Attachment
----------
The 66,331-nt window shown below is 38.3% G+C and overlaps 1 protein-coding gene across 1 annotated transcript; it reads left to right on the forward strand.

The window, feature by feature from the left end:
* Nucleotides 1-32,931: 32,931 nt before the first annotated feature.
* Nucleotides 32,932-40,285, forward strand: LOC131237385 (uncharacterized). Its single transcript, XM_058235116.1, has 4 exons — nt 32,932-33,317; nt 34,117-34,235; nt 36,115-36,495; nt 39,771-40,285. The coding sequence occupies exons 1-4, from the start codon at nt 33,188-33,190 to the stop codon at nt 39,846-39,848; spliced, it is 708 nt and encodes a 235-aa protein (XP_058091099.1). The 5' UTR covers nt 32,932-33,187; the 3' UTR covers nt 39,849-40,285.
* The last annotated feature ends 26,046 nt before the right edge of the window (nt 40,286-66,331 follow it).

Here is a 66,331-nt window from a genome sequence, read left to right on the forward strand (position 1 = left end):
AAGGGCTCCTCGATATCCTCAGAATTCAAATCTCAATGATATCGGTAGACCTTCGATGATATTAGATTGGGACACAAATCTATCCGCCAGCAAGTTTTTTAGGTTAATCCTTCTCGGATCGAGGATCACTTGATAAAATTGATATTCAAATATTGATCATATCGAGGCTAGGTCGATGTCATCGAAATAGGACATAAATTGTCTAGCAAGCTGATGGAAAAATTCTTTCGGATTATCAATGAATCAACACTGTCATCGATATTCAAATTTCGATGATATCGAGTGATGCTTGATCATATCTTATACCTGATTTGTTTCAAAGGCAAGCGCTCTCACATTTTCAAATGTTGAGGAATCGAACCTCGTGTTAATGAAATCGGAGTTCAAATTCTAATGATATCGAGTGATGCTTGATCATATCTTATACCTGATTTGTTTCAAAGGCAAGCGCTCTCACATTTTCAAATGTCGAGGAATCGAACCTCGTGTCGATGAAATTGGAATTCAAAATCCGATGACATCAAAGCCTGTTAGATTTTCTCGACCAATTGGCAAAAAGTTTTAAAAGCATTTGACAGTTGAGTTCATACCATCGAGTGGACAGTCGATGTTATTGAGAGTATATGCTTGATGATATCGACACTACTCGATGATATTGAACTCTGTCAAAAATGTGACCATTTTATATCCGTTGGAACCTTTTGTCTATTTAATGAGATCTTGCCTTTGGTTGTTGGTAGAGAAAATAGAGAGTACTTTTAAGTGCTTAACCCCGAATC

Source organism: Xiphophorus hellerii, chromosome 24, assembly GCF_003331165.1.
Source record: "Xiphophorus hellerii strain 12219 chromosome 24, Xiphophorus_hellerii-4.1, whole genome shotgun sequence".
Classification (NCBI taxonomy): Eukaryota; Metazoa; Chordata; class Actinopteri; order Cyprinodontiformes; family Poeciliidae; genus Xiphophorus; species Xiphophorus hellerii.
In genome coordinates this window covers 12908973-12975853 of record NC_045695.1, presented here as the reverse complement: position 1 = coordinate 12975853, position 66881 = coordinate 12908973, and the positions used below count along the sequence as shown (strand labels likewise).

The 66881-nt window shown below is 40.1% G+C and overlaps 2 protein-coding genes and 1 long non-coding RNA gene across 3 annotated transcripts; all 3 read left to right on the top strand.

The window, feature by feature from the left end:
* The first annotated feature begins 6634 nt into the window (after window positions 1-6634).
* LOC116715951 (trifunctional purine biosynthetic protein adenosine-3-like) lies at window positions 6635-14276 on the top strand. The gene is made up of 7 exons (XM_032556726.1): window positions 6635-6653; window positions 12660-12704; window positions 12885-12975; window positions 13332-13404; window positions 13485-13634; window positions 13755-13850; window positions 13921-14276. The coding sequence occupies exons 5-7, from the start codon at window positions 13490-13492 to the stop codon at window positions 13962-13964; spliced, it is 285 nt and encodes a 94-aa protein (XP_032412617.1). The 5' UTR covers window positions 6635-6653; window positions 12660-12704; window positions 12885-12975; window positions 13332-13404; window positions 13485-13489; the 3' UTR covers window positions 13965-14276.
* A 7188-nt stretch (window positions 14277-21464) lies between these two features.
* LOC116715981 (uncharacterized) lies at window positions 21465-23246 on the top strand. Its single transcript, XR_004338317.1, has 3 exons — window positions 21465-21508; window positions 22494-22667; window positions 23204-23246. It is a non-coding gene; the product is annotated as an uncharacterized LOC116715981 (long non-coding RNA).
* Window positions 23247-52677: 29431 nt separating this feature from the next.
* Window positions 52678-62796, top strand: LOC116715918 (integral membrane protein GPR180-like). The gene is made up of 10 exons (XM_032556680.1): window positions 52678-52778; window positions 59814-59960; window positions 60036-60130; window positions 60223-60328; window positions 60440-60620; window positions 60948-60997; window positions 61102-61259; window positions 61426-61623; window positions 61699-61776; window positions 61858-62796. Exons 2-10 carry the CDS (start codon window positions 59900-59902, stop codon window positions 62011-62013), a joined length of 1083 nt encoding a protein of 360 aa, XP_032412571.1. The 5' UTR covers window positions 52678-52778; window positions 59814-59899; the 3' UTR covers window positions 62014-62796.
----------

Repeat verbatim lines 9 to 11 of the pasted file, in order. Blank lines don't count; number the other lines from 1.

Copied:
Source record: "Xiphophorus hellerii strain 12219 chromosome 24, Xiphophorus_hellerii-4.1, whole genome shotgun sequence".
Classification (NCBI taxonomy): Eukaryota; Metazoa; Chordata; class Actinopteri; order Cyprinodontiformes; family Poeciliidae; genus Xiphophorus; species Xiphophorus hellerii.
In genome coordinates this window covers 12908973-12975853 of record NC_045695.1, presented here as the reverse complement: position 1 = coordinate 12975853, position 66881 = coordinate 12908973, and the positions used below count along the sequence as shown (strand labels likewise).